Recent studies have suggested a potential association between and being diagnosed with diabetes after having COVID-19. In data from 11 cohorts composed of more than 4.5 million people diagnosed with COVID-19, the risk for being diagnosed with was 64% higher in those who had recently contracted COVID-19 compared with controls who did not have COVID-19.
Of course, just because it appears people who have had COVID-19 are more likely to develop diabetes, does not necessarily mean that COVID-19 causes diabetes.
Scientists are considering various contributing factors to this potential association, including:
- COVID-19 causes a temporary rise in blood sugar, which then resolves over time.
- A US study of 594 people newly diagnosed with diabetes while hospitalized with COVID-19 found that blood sugar levels often returned to normal after discharge from the hospital, without treatment.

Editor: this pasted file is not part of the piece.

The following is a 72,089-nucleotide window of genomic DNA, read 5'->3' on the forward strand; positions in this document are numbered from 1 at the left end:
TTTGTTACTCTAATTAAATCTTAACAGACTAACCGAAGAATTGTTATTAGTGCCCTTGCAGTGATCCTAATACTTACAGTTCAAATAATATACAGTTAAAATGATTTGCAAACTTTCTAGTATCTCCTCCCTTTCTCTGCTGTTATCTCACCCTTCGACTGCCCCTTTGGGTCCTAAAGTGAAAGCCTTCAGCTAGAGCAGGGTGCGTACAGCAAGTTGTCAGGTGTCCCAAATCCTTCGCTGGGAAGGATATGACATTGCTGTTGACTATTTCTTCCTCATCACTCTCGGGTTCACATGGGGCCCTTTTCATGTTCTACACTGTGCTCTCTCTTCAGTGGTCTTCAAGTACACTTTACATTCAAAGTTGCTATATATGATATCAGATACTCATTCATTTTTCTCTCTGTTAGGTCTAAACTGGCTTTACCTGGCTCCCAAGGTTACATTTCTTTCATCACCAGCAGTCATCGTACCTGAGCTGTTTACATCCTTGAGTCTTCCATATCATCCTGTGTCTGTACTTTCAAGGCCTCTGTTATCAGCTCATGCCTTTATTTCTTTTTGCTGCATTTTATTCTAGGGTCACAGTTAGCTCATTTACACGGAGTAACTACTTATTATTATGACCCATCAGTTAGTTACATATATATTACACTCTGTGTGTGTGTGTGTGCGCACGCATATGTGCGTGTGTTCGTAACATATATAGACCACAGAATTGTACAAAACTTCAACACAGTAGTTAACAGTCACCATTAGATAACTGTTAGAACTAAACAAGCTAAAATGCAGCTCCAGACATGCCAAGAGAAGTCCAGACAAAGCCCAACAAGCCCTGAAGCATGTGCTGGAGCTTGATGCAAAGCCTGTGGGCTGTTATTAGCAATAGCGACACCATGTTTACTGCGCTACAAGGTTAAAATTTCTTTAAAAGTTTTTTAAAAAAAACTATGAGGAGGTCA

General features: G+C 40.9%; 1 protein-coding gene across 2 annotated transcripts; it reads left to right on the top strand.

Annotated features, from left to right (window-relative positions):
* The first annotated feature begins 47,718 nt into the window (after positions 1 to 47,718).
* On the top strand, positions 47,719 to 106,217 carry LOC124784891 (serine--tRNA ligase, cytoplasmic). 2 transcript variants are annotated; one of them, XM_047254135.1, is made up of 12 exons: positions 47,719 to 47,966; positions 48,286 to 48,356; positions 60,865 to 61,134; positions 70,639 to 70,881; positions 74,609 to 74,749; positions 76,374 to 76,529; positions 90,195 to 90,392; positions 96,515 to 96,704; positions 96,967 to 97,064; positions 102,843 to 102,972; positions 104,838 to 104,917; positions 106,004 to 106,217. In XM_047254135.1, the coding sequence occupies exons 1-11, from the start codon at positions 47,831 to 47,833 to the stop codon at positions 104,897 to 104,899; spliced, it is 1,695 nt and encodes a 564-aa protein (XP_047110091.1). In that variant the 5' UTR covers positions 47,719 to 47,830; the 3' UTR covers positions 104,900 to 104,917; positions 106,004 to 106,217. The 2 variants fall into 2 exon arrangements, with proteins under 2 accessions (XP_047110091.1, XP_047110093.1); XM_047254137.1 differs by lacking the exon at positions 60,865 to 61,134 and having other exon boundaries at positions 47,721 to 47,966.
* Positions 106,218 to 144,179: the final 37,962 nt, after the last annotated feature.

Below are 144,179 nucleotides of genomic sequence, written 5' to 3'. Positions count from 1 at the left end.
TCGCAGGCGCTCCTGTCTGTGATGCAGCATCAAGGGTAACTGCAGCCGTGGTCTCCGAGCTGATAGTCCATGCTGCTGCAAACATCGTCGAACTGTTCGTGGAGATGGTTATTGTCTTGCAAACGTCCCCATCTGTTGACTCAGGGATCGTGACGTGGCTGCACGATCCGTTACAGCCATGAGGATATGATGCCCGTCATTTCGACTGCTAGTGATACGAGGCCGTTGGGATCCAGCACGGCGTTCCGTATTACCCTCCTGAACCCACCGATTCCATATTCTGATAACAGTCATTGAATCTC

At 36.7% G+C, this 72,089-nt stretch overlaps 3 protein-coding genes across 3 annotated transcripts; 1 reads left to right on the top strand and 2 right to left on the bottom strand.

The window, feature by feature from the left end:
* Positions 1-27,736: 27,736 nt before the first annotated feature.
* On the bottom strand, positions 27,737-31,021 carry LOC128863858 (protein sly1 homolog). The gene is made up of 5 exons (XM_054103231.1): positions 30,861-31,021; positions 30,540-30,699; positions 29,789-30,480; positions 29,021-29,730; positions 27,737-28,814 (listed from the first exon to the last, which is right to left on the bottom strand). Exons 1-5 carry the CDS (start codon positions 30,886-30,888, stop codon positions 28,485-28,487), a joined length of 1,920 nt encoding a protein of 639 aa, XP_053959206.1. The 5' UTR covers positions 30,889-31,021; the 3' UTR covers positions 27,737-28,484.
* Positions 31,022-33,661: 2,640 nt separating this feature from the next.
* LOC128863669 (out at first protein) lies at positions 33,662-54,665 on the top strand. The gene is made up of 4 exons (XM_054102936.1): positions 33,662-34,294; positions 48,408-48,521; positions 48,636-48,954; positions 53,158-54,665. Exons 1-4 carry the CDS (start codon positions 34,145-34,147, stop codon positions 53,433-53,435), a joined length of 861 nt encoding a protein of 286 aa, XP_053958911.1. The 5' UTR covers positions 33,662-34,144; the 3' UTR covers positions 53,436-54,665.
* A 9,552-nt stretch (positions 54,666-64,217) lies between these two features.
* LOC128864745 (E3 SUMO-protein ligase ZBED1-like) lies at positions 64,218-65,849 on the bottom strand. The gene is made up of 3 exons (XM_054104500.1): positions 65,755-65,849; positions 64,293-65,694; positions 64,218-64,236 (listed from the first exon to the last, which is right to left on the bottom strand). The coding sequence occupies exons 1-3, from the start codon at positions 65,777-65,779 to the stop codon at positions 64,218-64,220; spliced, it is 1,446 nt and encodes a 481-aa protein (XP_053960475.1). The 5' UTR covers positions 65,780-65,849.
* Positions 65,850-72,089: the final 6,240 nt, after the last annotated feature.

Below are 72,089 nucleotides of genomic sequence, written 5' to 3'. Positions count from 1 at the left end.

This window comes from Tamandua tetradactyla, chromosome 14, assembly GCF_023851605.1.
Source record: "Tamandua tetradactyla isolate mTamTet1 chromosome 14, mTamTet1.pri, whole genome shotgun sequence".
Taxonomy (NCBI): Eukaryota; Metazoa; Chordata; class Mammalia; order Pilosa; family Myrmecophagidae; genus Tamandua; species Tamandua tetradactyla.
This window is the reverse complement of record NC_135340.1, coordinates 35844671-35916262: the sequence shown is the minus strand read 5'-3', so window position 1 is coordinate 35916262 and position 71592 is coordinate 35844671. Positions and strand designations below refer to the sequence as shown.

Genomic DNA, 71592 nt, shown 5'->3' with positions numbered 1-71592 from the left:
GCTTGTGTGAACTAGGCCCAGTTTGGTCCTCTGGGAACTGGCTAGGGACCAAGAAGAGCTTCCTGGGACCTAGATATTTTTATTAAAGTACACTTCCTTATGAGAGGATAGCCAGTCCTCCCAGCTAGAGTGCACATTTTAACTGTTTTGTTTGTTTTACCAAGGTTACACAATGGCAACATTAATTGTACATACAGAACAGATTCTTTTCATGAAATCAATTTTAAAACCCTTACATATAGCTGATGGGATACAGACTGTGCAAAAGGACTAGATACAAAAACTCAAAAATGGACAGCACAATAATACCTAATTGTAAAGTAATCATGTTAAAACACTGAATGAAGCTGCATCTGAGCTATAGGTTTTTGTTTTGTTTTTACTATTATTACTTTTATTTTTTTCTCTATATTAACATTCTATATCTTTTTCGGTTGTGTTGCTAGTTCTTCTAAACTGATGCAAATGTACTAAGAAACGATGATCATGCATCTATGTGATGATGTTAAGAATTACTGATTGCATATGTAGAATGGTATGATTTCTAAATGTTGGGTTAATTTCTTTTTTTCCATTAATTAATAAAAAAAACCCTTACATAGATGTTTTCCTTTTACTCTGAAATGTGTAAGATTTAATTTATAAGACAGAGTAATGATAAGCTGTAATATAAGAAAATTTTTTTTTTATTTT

- Plus, dexamethasone, a steroid used to treat severe COVID-19, can cause temporary rises in blood sugar.
- A lot of diabetes goes undetected, especially type 2. It could be that people who are newly diagnosed with diabetes after having COVID actually had diabetes before but that the diabetes wasn't detected until they were being treated for COVID.
Some scientists have questioned whether COVID is causing a new type of diabetes altogether, or whether people are being misdiagnosed with diabetes after having COVID.
How can COVID cause type one diabetes?
Type 1 diabetes is most commonly diagnosed after an acute illness, such as a virus or flu. Research has shown that this prior illness causes the body’s immune system to increase production of all antibodies, which leads to an immune system attack directed at the islet cells of the pancreas that produce insulin and a sudden loss of insulin-producing beta cells.
The current thought is that COVID might be one of these acute illnesses that leads to this increased production of antibodies and autoimmune response.
While scientists are exploring this new association between COVID-19 and diabetes, it's important to remember that there could be other explanations for this data and more research is needed to fully understand the relationship between the two.